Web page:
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Monday, December 16, 2013

The Difficult Lives of Transvestite Saints


I’ve just finished reading a book that I know will be atop everyone’s reading lists: The Cross-Dressing Female Saints in Wynkyn de Worde’s 1495 Edition of the Vitas Patrum: A Study and Edition of the Lives of Saints Pelage, Maryne, Eufrosyne, Eugene and Mary of Egypt[i].  I think that the title should be just a bit longer, but that’s just me… (At 182 characters, the title itself is too long to tweet.)

This obscure book by Sandra Lowerre is a careful examination of another ancient book – the Vitas Patrum (“Lives of the Fathers”) published by Wynkyn de Worde in England in 1495.  More specifically, Lowerre examines the way that the lives of a few cross-dressing female saints are depicted in this book intended to serve as a devotional tool for pious Christians in the late 15th century. 

Even though it is the “Lives of the Fathers,” the stories of a few women (seven) were included in this devotional study – and among those venerable female saints were a number of cross-dressers held up as examples of Christian piety and righteousness.

Careful, though.  These women are not champions of contemporary Feminism or Transvestite / Transgender issues[ii].  Their concerns and motivations would seem very out of place in our world today. Indeed, at heart their transvestitism was not motivated by sexual or gender issues – but (at least in the presentation of the Vitas Patrum) by spiritual desires that, in order to be fulfilled, necessitated the denial of their sex/gender.

The fact that church leaders (all of them men) viewed women as dangerous to the salvation of men[iii] and generally inferior to men[iv] meant that for a woman to pursue of life of religious devotion – she had to deny and denigrate her womanhood.  Their cross dressing was not done as an expression of their true identities, but as a denial of their personal identity in order to conform to the misogynistic ideals valued at the time. 

It’s a sort of paradox that these women are praised.  It was forbidden by church law for any individual to wear the clothing of the opposite sex (based on the Deuteronomic proscription – A woman shall not wear man's clothing, nor shall a man put on a woman's clothing; for whoever does these things is an abomination to the LORD your God.[v]) And the Synod of Gangra, held in AD 340, specifically forbade women to dress as men in order to gain entrance into male only religious communities.[vi]  But here they are, singled out for their cross-dressing and the story of their lives recorded for all of history to admire.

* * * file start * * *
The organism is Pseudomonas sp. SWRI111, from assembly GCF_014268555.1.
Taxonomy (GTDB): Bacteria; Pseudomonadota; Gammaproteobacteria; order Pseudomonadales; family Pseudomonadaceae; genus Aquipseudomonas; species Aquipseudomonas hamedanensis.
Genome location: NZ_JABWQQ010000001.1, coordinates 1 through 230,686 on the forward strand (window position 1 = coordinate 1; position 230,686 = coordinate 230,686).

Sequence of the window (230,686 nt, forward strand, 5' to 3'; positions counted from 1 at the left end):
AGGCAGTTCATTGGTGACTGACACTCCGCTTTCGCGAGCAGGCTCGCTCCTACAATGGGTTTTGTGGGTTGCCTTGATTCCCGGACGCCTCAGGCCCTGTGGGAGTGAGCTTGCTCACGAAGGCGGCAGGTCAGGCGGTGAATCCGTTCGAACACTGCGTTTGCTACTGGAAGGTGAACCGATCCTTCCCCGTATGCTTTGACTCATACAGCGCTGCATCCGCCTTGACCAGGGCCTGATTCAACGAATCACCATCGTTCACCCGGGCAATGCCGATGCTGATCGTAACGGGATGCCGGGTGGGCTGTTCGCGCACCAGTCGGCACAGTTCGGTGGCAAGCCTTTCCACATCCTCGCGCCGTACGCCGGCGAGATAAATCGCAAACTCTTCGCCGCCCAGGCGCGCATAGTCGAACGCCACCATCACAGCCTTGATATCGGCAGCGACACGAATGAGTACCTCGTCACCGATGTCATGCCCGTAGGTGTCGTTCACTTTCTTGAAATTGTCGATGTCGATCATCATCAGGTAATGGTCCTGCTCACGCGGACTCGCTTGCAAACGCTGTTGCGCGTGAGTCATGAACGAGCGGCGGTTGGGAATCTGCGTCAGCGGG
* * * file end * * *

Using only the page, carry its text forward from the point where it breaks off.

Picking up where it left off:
But – do not fear – all is restored at the end of each of these “lives;” their cross-dressing is revealed and their womanhood realized.  All is restored to the natural order.  These women, the reader is told, have achieved, by a miracle of God, a level of holiness and perfection usually only found in men.  But their womanhood must be revealed in order for the miracle to be noticed.[vii]

This is an interesting book – but difficult.  Be prepared to mentally translate from ‘ye olde English’ as you read.

“Saint Ierome recounteth that in the countrey of Palestyn, in whyche is the cyte of Iherusalem, was somtyme a right prudent man of notable lyf in dedes and worde named Zozymas.  And we fynde that there was another in lyke wyse soo named, whyche was an herytyke, of whome at thys tyme we shalle make noo mencyon, but oonly we shalle speke of hym that we haue first named.  He walked thurgh alle Palestyne in vysytyng deuoutly alle the holy places and monasteryes that were there.”[viii]





[i] Lowerre, Sandra The Cross-Dressing Female Saints in Wynkyn de Worde’s 1495 Edition of the Vitas Patrum: A Study and Edition of the Lives of Saints Pelage, Maryne, Eufrosyne, Eugene and Mary of Egypt Peter Lang Publishers, Frankfurt Germany, 2005.
[ii]Pages xi-xii
[iii] Page lxxxix
[iv] Page xc
[v] Deuteronomy 22: 5
[vi] Page lxxx
[vii] Page cxii
[viii] Page 11

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